Even if Twitter does accept political ad dollars, a lack of targeting could prevent campaigns from flocking to Twitter ads.
Many political candidates and their campaigns have embraced Twitter, but when they've come calling about advertising there, Twitter has not reciprocated. Twitter has only recently begun rolling out its paid products for advertisers, gradually opening services like Promoted Tweets and Promoted Trends to big brands including Starbucks, Disney, and American Express.
But despite the growing emphasis on Twitter for driving fundraising efforts and pushing out campaign messages, political advertisers aren’t exactly welcome - at least during this heated midterm election season. Even if Twitter does begin accepting political ad dollars, a lack of targeting capabilities could prevent campaigns from flocking to Twitter ads.
"Twitter is not accepting political advertisers right now," said Eric Frenchman, chief Internet strategist at Republican consulting firm Connell Donatelli. He said when he inquired about buying Promoted Tweets on behalf of a current candidate's campaign, a Twitter ad salesperson told him, "that could change any minute, any day."
Twitter spokesperson Sean Garett indicated that the company won't open the door to political advertisers this cycle. "It's a moot point for this political cycle because...we only have a limited group of brands currently using and testing the platform," he told ClickZ News.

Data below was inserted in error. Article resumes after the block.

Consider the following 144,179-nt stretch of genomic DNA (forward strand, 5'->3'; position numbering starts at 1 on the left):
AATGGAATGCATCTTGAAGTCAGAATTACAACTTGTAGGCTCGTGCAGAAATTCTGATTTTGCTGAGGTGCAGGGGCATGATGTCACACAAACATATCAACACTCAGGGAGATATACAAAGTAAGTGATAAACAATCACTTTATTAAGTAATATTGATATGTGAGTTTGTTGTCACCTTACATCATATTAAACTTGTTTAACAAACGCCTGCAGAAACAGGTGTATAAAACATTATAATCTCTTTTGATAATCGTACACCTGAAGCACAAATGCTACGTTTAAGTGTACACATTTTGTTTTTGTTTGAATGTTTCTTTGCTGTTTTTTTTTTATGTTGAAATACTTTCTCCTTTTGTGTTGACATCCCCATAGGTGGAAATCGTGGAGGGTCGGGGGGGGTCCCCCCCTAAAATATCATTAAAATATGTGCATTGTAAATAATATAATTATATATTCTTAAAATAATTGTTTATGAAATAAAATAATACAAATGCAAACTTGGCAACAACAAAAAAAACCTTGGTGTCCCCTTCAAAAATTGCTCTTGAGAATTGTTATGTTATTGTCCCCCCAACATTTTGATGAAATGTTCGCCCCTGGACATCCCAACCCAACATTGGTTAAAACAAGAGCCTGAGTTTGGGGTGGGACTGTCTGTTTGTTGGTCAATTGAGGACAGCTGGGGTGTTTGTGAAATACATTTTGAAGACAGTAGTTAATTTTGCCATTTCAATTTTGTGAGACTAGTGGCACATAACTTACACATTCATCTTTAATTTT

Garett would not address whether Twitter will allow political advertisers to buy its paid products. "Twitter is currently working with a limited number of advertisers during the initial rollout of our Promoted Tweets advertising platform," he said. "We are testing carefully with this select group before rolling the platform out more broadly. During this time there all sorts of companies, organizations and categories that aren't yet able to advertise on Twitter."
Still, as media outlets and social media researchers keep a close watch on candidates' Twitter followings, campaigns have a growing need to attract as many followers as possible. Frenchman, for instance, was looking into Promoted Tweets as a possible way to build his client's Twitter following. A large follower base is considered by some observers to indicate strong support or momentum, and it helps propel fundraising efforts as well.
Many political advertisers may not be interested in Twitter's current ad offerings, even if they're allowed to join the party, for one specific reason: the lack of geo-targeting.
"Right now, they told me they couldn't target to the country level, so in politics, I don't think that would be useful," said Frenchman. "I think that eliminates a lot of advertisers.”
Garrett confirmed in an e-mail, "We don't currently geo-target Promoted Tweets (or any other promoted product), but further refining our location-based capabilities is important to Twitter."
Meanwhile, Facebook has become the latest online darling of political campaigns, more and more of which have been buying ads targeted geographically and based on interests on the platform to build up likes for candidate pages.
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Kate Kaye was Managing Editor at ClickZ News until October 2012. As a daily reporter and editor for the original news source, she covered beats including digital political campaigns and government regulation of the online ad industry. Kate is the author of Campaign '08: A Turning Point for Digital Media, the only book focused on the paid digital media efforts of the 2008 presidential campaigns. Kate created ClickZ's Politics & Advocacy section, and is the primary contributor to the one-of-a-kind section. She began reporting on the interactive ad industry in 1999 and has spoken at several events and in interviews for television, radio, print, and digital media outlets. You can follow Kate on Twitter at @LowbrowKate.
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